6:00pm: After the pbike channel was swapped to the mbike channel I got confused so rang in and said “What’s the go with signing off??”

“You can go home now. See you tomorrow?”

Oh, right, tomorrow, um.. do I have to? :S

The speed at which I rode home made it obvious that most of my time wasn’t spent riding. There was also a substantial amount of adrenalin flowing which helped my commuter clobbering.

Made it home with about 75k on the clock for the day. I was stuffed!

I’d eaten 1 banana, 1 Snickers and 1 Starbucks caramel slice (only because I needed to use their toilets and felt bad about doing so without buying something – the chick looked right at me! Damn, guess I’m NOT shame-free!).

For the whole day I’d put down 1.5 bidons of water.. no wucking funder I was dehydrated when I got home!! I can’t drink because I can’t pee so I get badly blurred vision and headaches. I’m going to suss out the Maccas and pubs that don’t kick up a stink if I use their toilets without buying anything. This will mean I can drink! I’m also going to sort out some kind of food so I don’t have to rely on overpriced city food.

Oh yeah, I said “Yep, see you tomorrow”..

I just got offered the bike courier job!

It’s the first job interview I’ve done sweaty and dressed in lycra!! 😀

Courier Systems bike crew operate mostly within central London (W1 and W2). Almost all runs will be under 4miles. For a single package run of less than 4mi, I’ll be paid 2.50UKP. If it is longer than 4mi (very unlikely according to Greg) then there’s an extra 70p per mile. If I work 9-6 for the whole 5 days I get a 10% bonus. Yippee! 😛

I was told the average number of runs in a day is 20. So that’s 50UKP/day.. BUT.. that’s the average for the riders that actually know the streets and know what they are doing!

On top of that, the bad news is that I have to pay 100UKP before I start as an “equipment deposit”.

The further bad news is that I also have to pay 25UKP per week for 4 weeks (to 100UKP total) as an equipment deposit.

The further bad news is that I have to pay another 300UKP, at 10UKP per week, as… you guessed it.. an equipment deposit! Sheesh! This gear they hand out is expensive!!!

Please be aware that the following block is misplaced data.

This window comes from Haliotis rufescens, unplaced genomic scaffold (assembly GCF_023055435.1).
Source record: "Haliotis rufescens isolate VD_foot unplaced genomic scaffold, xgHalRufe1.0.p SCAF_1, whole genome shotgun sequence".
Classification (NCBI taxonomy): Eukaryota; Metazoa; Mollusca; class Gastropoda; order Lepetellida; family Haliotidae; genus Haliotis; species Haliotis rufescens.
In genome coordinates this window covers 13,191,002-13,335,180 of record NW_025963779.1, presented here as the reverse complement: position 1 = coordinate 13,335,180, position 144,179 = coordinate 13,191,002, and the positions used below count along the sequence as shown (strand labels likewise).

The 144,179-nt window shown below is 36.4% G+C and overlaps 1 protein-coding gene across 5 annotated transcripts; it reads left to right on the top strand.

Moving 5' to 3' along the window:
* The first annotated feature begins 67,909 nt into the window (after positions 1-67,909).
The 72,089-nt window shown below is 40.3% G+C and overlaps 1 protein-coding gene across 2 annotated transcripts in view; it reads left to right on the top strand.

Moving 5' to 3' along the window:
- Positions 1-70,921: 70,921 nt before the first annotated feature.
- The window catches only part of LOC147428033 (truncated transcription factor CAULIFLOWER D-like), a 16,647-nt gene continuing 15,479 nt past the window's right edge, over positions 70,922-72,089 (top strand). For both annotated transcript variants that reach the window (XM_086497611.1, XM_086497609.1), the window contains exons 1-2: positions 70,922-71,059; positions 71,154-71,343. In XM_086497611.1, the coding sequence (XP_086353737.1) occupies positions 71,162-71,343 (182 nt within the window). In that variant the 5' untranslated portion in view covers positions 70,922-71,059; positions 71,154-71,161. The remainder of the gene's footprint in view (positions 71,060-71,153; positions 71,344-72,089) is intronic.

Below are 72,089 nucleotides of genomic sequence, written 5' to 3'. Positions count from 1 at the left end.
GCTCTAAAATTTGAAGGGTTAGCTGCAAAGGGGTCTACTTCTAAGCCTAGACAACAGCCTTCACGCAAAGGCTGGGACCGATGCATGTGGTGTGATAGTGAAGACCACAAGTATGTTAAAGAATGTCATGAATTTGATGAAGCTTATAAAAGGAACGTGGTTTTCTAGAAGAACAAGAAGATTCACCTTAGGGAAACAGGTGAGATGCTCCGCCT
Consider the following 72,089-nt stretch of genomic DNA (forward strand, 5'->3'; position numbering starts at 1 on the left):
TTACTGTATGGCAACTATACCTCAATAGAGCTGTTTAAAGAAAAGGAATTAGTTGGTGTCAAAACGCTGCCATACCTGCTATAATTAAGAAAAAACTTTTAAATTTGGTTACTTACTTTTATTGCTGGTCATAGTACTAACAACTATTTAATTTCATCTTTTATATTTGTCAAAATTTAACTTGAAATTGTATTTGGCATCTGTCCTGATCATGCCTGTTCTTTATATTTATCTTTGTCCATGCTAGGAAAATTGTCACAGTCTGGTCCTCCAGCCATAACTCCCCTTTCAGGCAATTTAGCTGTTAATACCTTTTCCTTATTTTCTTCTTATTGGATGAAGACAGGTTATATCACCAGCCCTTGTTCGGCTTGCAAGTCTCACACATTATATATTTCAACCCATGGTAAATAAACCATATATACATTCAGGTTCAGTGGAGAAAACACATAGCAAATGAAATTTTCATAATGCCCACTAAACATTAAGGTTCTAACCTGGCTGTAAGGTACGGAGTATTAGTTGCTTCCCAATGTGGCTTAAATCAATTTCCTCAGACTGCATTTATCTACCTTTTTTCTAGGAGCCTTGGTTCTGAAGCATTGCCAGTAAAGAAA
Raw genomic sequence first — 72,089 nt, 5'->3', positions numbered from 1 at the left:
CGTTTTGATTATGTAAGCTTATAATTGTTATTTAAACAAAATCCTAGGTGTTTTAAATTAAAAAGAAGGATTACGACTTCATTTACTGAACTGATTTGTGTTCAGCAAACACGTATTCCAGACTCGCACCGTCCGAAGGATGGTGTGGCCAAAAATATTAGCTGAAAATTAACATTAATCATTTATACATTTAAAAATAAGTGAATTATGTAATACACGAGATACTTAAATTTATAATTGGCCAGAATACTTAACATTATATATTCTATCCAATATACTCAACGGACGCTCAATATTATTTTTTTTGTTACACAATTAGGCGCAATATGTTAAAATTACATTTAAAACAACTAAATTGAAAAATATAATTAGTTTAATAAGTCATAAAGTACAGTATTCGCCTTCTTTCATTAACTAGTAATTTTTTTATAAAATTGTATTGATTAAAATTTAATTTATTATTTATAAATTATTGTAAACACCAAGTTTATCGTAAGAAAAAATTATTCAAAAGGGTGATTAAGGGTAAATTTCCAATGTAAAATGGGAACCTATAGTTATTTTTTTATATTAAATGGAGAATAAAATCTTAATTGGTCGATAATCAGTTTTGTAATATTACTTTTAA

Basically this is going to totally suck because I’ll end up in the red for the first few weeks (or more) paying off the equipment! That’s if they don’t fire me first for being so slow..

They use some kind of PDA device to track packages and I assume radios, to track the riders. We (there was another guy there for a van driving job) were shown inside the control room. Seems like quite a big company. I was told the bike fleet was around 30 riders.

Not exactly the role I had in mind when I arrived here, but what the hell! It will give me something to do during the day while I wait for some I.T. company to start paying me 300UKP/day. I’m thinking the only reason they offered it to me was because we are heading into winter and not many people want to ride 9am-6pm in the wet, the dark and possibly the snow? I’m not even sure I want to do it! I blame “daniel s” 😛

Anyway, after hearing the terms and thinking about it I wasn’t sure it was worth the hassle of starting out, especially if I continue to apply for I.T. work in the meantime, but they called me in the afternoon to say I could start next week. Fuggit – I said “yes”. On Monday I’ll go in for some training and then start proper on Tuesday.

Of course, just after I accept, I receive my first call from an agency about a database job in Essex..

Job interview for…. bike couriering?

“Push Bike Riders required. Busy circuit. excellent rates and bonus.”

So I called them.


“Do you know inner city London well?”

“Um.. yeah”

“How long have you lived in London?”

“Ahh.. four months”

I have an interview tomorrow morning at 10am.

I’m so dead! I don’t know a fscking thing about London streets!!

I guess it’s lucky I’m out on the piss tonight – the interview humiliation will be dulled by a hangover! Fsck it, it’s all practise. People keep telling me you need to bend the truth here to get work.

Name that 80's UK bike courier show…

A recent discussion on aus.bicycle reminded me of a television show that used to screen in Australia in the 80’s. It was aimed at teenagers (I think) and was set in a courier company operating in the UK somewhere.

The cast were early 20’s(?) and I think the first episode showed the cycle couriers racing a motorbike courier (could have been two cycles though) through town.

I think during the series the couriers got mixed up with some “bad people” and had to deal with them before everything ended happily ever after..?

I know this is totally vague, but it was a long time ago.

I’d love to know the name of the show…